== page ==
The abnormal increase in the thickness of choroid in apparently normal fellow eye of case group indicates that CSCR must essentially be a systemic disorder affecting both eyes at the choroidal level [14,15]. In cross sectional studies [16,17] the CSCR clinically and simultaneously involves both eyes with frequency ranging from 4 to 14% cases. However, in 20 to 30% cases bilaterality is reported when follow up was done for a long period of time [18]. The study reported new leakages sites in normal eye of CSCR patients when follow up was done for 2 years [7]. Reports [6,19] on Indocyanine green angiography (ICGA) in CSCR revealed instability of choroidal circulation. These studies suggested that increase in choroidal vascular hyperpermeability might be the root cause of CSCR. A study [7] in Japan reported 96% patients of CSCR with increased choroidal vascular hyperpermeability. The choroid is believed to be stretched.

Study [20] using ICGA have concluded that choroidal vascular hyperpermeability was present in 62% of contralateral eyes of unilateral CSCR patients. Based on ICGA, another study [6] suggested the rate was 65%. These results indicate that the choroid might not always be abnormally thicker in the apparently normal fellow eyes of CSCR patients. However, in the current study choroid was thickened in all apparently normal eyes with unilateral CSCR which is an indirect validation of the proposed choroidal vascular hyperpermeability theory. So it may be incurred that choroidal vascular hyperpermeability was found in 100% in the current study, which is significantly higher than previously reported. The present study also took in to account CSCR patients diagnosed with SD OCT (EDI mode) at first but the measurements were generally lower than the SS OCT. Studies [21,22] have shown that choroidal thickness measurements (especially when studying CSCR) when estimated manually with SD OCT are lower than the automated estimates provided with SS OCT. Therefore, while both these machines can detect abnormal choroidal thickness but cannot be used interchangeably.

The results of current study are compatible with previous studies and revealed that with the advent of SS-OCT; the retinal and choroidal layers can be assessed effortlessly with enhanced depth, high penetration ability of longer wavelength 1050nm. We are now able to measure choroidal thickness more precisely and subclinical choroidal abnormalities can easily be evaluated in patients with CSCR. The present study has employed investigations like the Indocyanine green angiography ICGA to measure the choroidal vascular hyperpermeability. Indeed a correlation between the structural parameter i.e. choroidal thickness and functional parameters (leakage on ICGA) is one direction in which this research can grow. Another avenue to extend this research is a longer follow up to gauge the pattern of choroidal thickness overtime.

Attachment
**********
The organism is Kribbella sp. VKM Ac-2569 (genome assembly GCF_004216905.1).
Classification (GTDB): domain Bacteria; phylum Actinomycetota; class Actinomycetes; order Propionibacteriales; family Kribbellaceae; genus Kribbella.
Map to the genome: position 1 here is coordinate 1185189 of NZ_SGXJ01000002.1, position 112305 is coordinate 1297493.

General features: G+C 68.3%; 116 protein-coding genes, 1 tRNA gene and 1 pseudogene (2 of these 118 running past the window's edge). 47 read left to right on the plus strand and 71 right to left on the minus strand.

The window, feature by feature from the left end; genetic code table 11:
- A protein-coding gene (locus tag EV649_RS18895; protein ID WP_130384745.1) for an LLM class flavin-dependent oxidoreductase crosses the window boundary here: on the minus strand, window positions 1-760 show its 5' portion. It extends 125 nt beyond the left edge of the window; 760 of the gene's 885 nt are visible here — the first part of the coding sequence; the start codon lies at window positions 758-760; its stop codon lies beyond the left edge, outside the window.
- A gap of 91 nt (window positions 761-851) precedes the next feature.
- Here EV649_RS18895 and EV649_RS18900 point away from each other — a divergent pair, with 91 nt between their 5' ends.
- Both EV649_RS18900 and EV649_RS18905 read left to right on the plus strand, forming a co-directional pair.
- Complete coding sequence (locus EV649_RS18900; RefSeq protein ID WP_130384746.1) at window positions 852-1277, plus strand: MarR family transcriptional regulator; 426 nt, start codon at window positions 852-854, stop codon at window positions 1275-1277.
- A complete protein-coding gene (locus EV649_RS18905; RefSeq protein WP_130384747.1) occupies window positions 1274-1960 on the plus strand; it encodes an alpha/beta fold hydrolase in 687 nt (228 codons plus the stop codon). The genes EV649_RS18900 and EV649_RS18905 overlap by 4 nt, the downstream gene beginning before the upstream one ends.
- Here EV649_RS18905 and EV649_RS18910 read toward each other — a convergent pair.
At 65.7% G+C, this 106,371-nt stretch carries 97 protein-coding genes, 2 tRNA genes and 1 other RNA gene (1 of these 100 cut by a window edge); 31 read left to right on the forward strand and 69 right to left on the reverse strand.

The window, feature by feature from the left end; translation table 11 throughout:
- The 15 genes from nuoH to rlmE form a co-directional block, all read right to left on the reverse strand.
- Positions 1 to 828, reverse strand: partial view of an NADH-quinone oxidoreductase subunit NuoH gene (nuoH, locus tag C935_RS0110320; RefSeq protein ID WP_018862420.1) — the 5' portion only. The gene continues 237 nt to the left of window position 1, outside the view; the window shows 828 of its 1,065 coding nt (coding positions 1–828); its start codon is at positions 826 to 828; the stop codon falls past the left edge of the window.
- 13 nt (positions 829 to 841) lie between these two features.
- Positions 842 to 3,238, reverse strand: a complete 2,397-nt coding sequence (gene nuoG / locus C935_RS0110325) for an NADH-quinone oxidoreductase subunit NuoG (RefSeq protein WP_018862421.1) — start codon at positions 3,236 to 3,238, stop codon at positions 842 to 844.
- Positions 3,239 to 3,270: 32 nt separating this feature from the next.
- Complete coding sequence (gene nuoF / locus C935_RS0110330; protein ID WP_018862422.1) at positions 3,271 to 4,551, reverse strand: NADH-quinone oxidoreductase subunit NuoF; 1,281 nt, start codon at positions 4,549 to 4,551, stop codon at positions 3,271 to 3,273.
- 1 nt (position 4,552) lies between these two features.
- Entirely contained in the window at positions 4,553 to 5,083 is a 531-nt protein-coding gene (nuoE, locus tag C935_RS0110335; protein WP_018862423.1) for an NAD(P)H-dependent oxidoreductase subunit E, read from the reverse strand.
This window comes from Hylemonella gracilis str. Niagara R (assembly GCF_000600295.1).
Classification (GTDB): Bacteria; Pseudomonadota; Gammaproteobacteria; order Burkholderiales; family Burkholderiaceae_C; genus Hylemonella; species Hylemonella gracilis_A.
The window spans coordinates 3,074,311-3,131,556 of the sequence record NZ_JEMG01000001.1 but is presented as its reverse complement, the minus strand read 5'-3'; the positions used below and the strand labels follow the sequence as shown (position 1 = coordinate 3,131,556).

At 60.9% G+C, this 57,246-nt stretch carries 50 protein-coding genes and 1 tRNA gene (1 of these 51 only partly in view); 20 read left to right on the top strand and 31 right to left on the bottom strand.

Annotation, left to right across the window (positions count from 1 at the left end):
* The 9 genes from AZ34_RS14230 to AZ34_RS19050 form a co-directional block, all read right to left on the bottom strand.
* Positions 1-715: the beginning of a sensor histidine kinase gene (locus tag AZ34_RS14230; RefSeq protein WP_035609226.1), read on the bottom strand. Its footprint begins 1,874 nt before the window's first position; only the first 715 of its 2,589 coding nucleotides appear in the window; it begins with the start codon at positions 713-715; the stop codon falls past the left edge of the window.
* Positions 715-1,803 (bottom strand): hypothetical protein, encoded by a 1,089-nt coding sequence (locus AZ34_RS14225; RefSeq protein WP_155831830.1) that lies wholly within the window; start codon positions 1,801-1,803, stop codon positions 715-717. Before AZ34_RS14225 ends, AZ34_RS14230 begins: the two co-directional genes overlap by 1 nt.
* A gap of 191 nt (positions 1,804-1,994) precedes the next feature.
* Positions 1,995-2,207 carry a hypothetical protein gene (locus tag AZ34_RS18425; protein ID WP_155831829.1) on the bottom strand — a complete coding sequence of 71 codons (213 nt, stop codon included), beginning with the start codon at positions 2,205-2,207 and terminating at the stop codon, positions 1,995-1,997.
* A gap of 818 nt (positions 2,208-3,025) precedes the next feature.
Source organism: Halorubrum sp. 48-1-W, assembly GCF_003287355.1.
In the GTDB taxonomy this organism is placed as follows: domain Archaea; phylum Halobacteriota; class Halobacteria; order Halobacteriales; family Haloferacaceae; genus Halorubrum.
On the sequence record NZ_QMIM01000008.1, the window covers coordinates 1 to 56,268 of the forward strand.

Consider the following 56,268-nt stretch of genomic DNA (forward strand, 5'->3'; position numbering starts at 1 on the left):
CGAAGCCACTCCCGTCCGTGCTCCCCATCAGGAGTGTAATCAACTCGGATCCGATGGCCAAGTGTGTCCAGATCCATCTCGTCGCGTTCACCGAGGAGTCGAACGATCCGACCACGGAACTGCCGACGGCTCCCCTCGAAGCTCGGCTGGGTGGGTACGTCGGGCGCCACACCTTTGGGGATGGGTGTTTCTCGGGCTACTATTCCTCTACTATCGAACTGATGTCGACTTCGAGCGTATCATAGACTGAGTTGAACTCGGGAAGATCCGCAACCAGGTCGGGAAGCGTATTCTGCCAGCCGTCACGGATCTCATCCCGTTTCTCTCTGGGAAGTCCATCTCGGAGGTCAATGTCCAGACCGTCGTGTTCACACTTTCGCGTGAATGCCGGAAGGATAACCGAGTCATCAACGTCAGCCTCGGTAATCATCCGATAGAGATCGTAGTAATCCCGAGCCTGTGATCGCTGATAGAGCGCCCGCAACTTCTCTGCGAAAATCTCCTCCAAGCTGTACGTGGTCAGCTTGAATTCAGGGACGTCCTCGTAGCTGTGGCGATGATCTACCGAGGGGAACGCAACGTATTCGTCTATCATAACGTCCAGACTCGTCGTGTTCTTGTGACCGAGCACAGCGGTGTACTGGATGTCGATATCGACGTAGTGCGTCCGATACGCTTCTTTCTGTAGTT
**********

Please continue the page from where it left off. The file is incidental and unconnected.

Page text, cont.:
The results of the studies indicates that the choroidal thickness in both eyes of patients with CSCR are abnormally higher than the age matched normal eyes indicating that it is part of systematic disorder. The pathology of CSCR entails that albeit it is present in one eye but effects can be seen in both eyes due to underlying systematic cause.


We would like to acknowledge the contribution of Ms Naila Boota, Mr. Mohammad Kashif, and Mr. Rizwan Waris for lending us their expertise in scan acquisition.


  1. Daruich A, Matet A, Dirani A, Bousquetb E, Zhaob M, et al. (2015) Central serous chorioretinopathy: recent findings and new physiopathology hypothesis. Prog Retin Eye Res 48: 82-118.
  2. Spaide RF, Campeas L, Haas A, Yannuzzi LA, Fisher YL, et al. (1996) Central serous chorioretinopathy in younger and older adults. Ophthalmology 103(12): 2070-2079.
  3. Nicholson B, Noble J, Forooghian F, Meyerle C (2013) Central serous chorioretinopathy: update on pathophysiology and treatment. Surv Ophthalmol 58(2): 103-126.